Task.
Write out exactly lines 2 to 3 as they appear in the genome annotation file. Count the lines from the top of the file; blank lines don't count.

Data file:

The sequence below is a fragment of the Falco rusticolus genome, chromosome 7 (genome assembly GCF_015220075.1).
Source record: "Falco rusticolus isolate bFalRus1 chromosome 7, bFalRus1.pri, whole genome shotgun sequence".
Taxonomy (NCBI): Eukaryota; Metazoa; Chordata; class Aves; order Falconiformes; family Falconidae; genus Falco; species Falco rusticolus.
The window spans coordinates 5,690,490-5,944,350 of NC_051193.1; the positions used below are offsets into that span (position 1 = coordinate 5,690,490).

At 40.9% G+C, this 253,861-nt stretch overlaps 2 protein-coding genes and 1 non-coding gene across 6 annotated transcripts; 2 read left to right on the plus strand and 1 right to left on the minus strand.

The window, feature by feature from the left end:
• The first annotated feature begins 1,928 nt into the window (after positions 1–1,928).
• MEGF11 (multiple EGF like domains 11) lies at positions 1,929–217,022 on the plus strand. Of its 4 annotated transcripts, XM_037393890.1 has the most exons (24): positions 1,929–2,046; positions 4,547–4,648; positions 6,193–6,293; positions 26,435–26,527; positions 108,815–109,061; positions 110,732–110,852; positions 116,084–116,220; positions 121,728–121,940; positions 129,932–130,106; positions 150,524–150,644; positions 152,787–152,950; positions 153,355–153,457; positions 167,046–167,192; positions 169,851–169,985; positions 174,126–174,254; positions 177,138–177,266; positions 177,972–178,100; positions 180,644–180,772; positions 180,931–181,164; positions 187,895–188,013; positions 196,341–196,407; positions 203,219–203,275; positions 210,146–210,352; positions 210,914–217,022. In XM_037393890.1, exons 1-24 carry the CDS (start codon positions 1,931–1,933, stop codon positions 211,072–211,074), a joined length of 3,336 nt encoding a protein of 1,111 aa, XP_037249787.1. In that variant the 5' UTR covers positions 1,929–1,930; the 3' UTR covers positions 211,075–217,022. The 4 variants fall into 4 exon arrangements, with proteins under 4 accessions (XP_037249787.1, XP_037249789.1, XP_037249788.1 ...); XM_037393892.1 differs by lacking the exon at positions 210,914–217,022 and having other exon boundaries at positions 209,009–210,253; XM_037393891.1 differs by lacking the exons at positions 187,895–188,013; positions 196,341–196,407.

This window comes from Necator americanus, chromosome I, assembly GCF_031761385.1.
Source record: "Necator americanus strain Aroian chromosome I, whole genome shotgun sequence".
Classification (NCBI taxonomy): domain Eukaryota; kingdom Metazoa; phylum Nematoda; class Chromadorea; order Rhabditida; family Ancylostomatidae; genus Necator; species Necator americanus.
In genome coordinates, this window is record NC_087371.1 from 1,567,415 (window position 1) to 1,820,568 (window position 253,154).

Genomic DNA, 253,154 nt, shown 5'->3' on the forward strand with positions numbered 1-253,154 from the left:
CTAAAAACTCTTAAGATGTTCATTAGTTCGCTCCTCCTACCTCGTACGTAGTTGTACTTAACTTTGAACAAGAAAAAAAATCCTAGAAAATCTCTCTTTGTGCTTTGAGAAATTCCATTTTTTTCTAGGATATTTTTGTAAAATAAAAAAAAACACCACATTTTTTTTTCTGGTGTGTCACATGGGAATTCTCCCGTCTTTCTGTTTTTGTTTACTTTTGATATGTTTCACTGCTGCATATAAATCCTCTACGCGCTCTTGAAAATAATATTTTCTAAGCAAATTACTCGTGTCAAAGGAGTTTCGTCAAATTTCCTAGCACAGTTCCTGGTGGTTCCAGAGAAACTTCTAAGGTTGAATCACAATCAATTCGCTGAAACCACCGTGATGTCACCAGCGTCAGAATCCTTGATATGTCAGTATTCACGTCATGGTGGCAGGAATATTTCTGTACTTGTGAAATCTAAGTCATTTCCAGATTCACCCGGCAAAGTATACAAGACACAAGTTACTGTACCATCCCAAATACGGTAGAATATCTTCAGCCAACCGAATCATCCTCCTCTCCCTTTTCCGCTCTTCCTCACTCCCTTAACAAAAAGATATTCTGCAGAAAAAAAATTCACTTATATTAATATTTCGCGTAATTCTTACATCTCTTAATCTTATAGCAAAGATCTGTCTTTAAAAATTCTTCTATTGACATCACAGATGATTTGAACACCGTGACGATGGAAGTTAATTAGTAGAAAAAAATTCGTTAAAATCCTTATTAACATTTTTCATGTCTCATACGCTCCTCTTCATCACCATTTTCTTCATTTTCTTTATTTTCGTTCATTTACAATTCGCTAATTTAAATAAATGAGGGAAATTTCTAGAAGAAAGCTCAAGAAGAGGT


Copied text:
Source record: "Falco rusticolus isolate bFalRus1 chromosome 7, bFalRus1.pri, whole genome shotgun sequence".
Taxonomy (NCBI): Eukaryota; Metazoa; Chordata; class Aves; order Falconiformes; family Falconidae; genus Falco; species Falco rusticolus.